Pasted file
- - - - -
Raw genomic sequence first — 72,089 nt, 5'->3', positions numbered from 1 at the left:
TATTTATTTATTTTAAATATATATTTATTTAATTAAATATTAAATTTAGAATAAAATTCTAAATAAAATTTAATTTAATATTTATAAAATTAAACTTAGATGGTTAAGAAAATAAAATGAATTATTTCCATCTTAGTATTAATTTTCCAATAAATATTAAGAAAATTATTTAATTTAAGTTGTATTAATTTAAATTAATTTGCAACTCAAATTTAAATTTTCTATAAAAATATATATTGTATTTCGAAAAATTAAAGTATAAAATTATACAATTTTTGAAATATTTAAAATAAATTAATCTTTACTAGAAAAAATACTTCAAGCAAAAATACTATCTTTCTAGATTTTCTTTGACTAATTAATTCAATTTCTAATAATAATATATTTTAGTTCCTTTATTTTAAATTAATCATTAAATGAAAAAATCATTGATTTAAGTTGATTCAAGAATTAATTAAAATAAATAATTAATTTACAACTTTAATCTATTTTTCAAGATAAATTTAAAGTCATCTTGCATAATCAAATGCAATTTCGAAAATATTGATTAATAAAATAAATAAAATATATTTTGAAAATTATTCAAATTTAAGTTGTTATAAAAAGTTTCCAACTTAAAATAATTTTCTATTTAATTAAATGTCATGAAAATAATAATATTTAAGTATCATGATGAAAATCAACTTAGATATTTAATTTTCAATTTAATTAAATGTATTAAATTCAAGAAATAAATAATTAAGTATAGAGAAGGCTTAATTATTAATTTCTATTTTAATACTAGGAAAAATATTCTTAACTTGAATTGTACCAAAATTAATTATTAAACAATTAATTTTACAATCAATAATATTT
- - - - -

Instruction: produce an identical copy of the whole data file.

Raw genomic sequence first — 72,089 nt, 5'->3', positions numbered from 1 at the left:
TATTTATTTATTTTAAATATATATTTATTTAATTAAATATTAAATTTAGAATAAAATTCTAAATAAAATTTAATTTAATATTTATAAAATTAAACTTAGATGGTTAAGAAAATAAAATGAATTATTTCCATCTTAGTATTAATTTTCCAATAAATATTAAGAAAATTATTTAATTTAAGTTGTATTAATTTAAATTAATTTGCAACTCAAATTTAAATTTTCTATAAAAATATATATTGTATTTCGAAAAATTAAAGTATAAAATTATACAATTTTTGAAATATTTAAAATAAATTAATCTTTACTAGAAAAAATACTTCAAGCAAAAATACTATCTTTCTAGATTTTCTTTGACTAATTAATTCAATTTCTAATAATAATATATTTTAGTTCCTTTATTTTAAATTAATCATTAAATGAAAAAATCATTGATTTAAGTTGATTCAAGAATTAATTAAAATAAATAATTAATTTACAACTTTAATCTATTTTTCAAGATAAATTTAAAGTCATCTTGCATAATCAAATGCAATTTCGAAAATATTGATTAATAAAATAAATAAAATATATTTTGAAAATTATTCAAATTTAAGTTGTTATAAAAAGTTTCCAACTTAAAATAATTTTCTATTTAATTAAATGTCATGAAAATAATAATATTTAAGTATCATGATGAAAATCAACTTAGATATTTAATTTTCAATTTAATTAAATGTATTAAATTCAAGAAATAAATAATTAAGTATAGAGAAGGCTTAATTATTAATTTCTATTTTAATACTAGGAAAAATATTCTTAACTTGAATTGTACCAAAATTAATTATTAAACAATTAATTTTACAATCAATAATATTT